is a memoir by the Chilean writer Isabel Allende. Published in 1994, it was intended as a tribute to Allende’s daughter Paula, who died from medical complications related to porphyria in 1991. Allende began the book after Paula slipped into a coma due to her condition, intending it as a record of everything that Paula was missing which she could read after she recovered. However, after it became clear that Paula would not awake from the coma, Allende expanded the piece, adding on sections detailing episodes from Allende’s life and family history.
The book begins with Allende sitting at her daughter’s side in the hospital. She begins writing to Paula, adopting a format that is a cross between a letter and a series of diary entries. In between accounts of the day-to-day happenings at the hospital, Allende begins to discuss her personal and family history. She begins writing about her grandparents, who immigrated to Chile from Spain. Through a combination of luck, hard work, and good investments, they become wealthy.
She describes the whirlwind courtship between her grandfather Tata and grandmother Meme, who married when Meme was still very young. They had eight children, of whom Allende’s mother was the youngest, as well as the only girl. She fell in love with the rakish Tomas Allende, but Tata and Meme did not approve of the match. Tata took Allende’s mother to Spain to help her forget Tomas, but they were quickly forced to return home when World War II broke out.
Tomas wed Allende’s mother soon afterward, and then Tomas was given a position at the Chilean embassy in Peru. Allende’s mother was alone in a new country, and soon had several children to take care of. Tomas was involved in a scandal and lost his fortune, and Allende’s mother discreetly returned to Chile with Allende and her brothers.
In the next section, Allende discusses finding out that Paula was critically ill in the hospital. She talks about some of the logistics of caring for her, such as how she and her husband take shifts sitting up at Paula’s bedside. Allende worries that she is unable to let Paula go, and is envious of the way her husband is more able to accept that Paula’s fate is in God’s hands. Allende urges the doctors to take Paula off oxygen in an attempt to get her to recover from the coma. However, this has little effect on her condition.
Allende goes on to recount several other stories from her childhood and early life. She discusses moving back from Peru and being sent to various schools where she clashed with the nuns due to her stubbornness. When Meme dies, a distraught Allende tries to communicate with her spirit by leaving notes hidden around the house. She describes camping and hiking with her brothers, as well as going to see wrestling matches.
Eventually, Allende becomes aware that her mother is having an affair with the married Tio Ramon, Tomas’ uncle. Tio attempts to divorce his wife so he and Allende’s mother can be together, but the process is long and trying. Allende at first resents Ramon, but then comes to appreciate him as a father figure.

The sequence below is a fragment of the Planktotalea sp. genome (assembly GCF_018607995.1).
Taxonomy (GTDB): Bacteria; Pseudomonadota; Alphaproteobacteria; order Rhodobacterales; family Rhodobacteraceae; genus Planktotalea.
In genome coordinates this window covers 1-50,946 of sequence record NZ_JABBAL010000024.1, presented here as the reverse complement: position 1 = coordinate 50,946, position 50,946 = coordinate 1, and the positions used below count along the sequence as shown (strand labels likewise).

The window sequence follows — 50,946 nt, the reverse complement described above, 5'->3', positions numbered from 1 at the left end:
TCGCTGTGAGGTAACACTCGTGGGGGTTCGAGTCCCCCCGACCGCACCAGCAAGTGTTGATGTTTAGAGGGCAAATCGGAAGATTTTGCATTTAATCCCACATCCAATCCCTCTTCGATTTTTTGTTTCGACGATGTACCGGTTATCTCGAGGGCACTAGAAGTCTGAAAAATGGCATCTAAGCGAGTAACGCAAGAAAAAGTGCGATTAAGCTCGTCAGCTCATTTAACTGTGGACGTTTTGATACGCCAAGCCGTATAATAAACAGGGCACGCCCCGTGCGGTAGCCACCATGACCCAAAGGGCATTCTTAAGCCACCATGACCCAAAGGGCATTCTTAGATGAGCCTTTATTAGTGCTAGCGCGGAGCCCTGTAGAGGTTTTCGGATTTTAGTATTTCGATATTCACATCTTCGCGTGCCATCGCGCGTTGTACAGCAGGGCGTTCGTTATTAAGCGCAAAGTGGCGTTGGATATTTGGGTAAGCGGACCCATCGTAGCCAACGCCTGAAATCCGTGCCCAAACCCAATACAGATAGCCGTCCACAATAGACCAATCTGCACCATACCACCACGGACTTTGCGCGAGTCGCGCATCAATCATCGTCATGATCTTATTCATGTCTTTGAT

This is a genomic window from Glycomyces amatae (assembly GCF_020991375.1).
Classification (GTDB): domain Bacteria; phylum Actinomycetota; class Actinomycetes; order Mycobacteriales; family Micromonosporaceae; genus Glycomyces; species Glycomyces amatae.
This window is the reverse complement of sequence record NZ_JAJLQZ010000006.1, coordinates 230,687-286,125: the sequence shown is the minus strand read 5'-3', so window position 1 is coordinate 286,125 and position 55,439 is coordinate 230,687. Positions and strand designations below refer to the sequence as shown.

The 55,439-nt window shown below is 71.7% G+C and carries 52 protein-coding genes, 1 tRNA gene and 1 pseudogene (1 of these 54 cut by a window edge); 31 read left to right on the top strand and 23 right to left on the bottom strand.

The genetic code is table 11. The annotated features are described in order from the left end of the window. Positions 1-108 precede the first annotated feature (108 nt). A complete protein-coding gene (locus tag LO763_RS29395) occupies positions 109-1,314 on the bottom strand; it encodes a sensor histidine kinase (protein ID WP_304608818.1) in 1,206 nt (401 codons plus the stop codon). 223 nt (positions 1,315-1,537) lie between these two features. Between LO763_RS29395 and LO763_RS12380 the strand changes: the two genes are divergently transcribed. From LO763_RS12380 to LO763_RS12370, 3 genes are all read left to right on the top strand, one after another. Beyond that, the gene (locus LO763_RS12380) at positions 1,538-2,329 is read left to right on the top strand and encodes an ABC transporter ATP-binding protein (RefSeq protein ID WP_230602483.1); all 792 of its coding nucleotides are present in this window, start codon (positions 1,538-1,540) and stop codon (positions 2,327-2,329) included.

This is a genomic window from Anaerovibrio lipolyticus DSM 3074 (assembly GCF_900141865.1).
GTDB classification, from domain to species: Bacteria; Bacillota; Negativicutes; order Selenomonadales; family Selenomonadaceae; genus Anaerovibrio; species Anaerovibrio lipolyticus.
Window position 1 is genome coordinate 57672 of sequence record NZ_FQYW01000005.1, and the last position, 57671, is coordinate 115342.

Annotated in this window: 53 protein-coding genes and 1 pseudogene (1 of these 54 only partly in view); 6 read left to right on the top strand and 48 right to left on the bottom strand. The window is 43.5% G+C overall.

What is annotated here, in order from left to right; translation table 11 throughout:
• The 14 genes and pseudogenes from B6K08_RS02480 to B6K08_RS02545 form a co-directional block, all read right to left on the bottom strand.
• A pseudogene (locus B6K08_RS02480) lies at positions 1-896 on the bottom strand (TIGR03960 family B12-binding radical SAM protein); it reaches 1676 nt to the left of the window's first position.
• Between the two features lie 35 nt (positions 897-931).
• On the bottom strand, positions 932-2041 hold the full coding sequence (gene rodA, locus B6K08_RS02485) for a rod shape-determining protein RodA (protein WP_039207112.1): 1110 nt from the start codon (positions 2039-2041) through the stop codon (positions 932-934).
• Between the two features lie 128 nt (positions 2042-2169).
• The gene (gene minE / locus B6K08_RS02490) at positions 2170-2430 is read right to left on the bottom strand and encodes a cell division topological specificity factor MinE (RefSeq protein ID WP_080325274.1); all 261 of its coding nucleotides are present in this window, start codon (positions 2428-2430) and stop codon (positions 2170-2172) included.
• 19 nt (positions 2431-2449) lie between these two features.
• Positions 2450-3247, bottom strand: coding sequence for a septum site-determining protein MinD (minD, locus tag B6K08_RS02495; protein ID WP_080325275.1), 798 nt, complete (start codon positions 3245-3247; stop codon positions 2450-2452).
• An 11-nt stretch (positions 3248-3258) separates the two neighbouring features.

Next, Allende talks about the early days of her own marriage. She and her husband Michael receive scholarships to study in Europe. Paula has just been born, and so her parents take her along. Allende reconnects with her mother and Tio who are living in Switzerland, and the family travels all over Europe during holiday breaks.
Allende returns to Chile during the political upheaval of the 1960s. Her second cousin, Salvador Allende, is a leftist politician, and Allende takes a job writing for a women’s political magazine. She has several adventures, including meeting Pablo Neruda and being caught up in a scandal after she is identified while working undercover at a strip club for a piece she is writing. Allende considers herself politically liberated, but still a devoted wife and mother around the house.
Back in the hospital, Allende has spent so much time watching the nurses care for Paula that she is able to take care of many simple tasks such as moving and bathing her. Allende feels that she is breaking down and cannot take the pressure any longer. Soon, the doctors inform her that Paula has suffered brain damage and will likely never recover from her coma. Allende decides to fly Paula to her home in San Francisco where she can care for her.
Flashing back once more to the past, Allende talks about her divorce from her first husband and marriage to her second. She also discusses some of her early successes as a novelist and the book tours she went on around the United States and Europe.
By now, all of Paula’s medical equipment has been placed in Allende’s home in San Francisco. One night, Allende has a dream that Paula’s spirit visits her and begs Allende to let her go. However, Allende still cannot get over the pain or guilt she would feel if she did anything to hasten Paula’s impending death.
Finally, she is able to bring herself to read Paula’s will, which includes information about what to do in the event of her death, and is able to let herself mourn. Finally, Paula seems on the verge of death. The entire family gathers around her to talk, sing, and reminisce. Allende crawls into bed with Paula and holds her hand as she passes on.